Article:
The Taking of Pelham 123
I had no plans to see Tony Scott’s latest frantic project. John Travolta has lost any appeal to me, as has Denzel Washington. Neither of them has done an interesting film for years now. Nor has Scott for that matter. Don’t get me wrong, I enjoyed Man on Fire and I more than enjoyed Spy Game, but this Deja Vu nonsense gets boring real fast. It’s due to Peter Travers rating of three and a half (not Bitchin’) stars, and what is almost a raving review to get me to theaters. I’m not upset I went, but I’m not glad I went either.
Pelham 123 is a remake of 1974 film by the same name, directed by Joseph Sargent. The plot is this: Ryder (John Travolta) is a highly intelligent psycho with a real potty mouth who decides, with the help of a few faceless douches to cleverly take hostage a subway car in New York. He starts negotiating with Garber (Washington) and one, two, three, you have a thriller.
Basically, this is a dirty version of Inside Man. The whole heist is a facade to cover up for some bigger job that isn’t immediately clear. But it’s really not that interesting. Scott only wishes that he could have come close to what Spike Lee did in 2006. I haven’t read the novel by John Godey that this is based off of, but I’m certain the script adapted by Peter Stone was manipulated to play on the stupid, over-harped themes of terrorism. Shame on Stone for taking the easy way out and, worst of all, not even managing to make it interesting.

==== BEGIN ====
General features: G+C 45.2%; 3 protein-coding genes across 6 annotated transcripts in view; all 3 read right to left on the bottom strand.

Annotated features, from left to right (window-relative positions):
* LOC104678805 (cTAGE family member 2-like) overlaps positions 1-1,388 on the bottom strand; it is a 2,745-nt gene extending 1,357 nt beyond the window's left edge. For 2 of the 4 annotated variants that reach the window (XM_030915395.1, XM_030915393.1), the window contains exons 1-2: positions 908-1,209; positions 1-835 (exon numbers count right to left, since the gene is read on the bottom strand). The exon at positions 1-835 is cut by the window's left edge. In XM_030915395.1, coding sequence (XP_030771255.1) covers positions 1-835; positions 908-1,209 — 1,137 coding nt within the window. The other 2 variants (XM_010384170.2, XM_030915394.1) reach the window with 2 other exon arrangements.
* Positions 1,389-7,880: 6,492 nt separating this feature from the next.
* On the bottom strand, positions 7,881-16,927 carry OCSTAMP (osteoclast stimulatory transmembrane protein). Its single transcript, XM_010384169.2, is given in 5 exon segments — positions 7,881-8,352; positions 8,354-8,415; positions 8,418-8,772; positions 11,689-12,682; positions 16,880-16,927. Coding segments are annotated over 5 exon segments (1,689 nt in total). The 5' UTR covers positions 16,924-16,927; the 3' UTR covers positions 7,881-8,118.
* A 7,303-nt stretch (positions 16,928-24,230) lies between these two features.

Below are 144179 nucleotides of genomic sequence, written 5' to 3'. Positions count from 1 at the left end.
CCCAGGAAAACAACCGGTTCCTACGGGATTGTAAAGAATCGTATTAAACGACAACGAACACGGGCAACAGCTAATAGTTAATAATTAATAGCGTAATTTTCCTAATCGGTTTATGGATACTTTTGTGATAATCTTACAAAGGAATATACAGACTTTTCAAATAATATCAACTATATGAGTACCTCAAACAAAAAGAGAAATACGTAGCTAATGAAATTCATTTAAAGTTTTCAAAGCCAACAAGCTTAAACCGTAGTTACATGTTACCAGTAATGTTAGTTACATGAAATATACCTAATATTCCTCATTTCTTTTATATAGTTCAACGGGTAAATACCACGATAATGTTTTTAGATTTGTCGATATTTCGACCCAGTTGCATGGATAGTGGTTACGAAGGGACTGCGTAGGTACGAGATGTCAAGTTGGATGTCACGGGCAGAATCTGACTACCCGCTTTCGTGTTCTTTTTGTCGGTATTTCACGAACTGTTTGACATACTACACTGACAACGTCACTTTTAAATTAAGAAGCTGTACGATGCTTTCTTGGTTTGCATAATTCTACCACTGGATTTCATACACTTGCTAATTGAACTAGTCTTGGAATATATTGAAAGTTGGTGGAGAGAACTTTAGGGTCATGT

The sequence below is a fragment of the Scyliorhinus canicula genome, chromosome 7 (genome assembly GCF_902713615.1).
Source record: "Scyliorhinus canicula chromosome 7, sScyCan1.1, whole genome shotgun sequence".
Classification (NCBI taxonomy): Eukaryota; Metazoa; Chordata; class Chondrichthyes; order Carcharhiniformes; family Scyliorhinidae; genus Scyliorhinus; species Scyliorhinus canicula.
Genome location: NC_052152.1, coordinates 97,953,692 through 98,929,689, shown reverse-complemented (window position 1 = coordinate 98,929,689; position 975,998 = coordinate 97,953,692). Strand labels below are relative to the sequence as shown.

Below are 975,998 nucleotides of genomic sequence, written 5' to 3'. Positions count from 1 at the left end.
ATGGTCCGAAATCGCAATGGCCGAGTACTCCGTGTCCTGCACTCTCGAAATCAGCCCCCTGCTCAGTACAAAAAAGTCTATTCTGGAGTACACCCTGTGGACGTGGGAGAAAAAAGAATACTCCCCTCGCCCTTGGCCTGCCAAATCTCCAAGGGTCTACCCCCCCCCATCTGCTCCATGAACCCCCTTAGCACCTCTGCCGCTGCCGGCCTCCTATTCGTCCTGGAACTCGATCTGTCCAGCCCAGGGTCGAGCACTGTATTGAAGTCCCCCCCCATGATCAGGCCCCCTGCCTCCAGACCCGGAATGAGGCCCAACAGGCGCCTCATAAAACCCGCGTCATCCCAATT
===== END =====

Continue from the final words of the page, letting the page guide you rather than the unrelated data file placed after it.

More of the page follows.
Scott’s hyper-frenetic direction is just as frantic as it usually is. This actually provides for some pretty cool opening sequences, horizons of New York, shots of the subway, playing with sound a visuals. But then the actors start to talk and, there’s not much there. Scott does manage to give the audience of a few OMG moments. But the intensity is quickly Danny Zuko yelling over a radio at Coach Boone to ‘kiss [his] bung hole.’ That’s a quote. And a good representation of the overly pedestrian script. As a summer blockbuster, this is a disappointment that should only be provided consideration if The Proposal is sold out.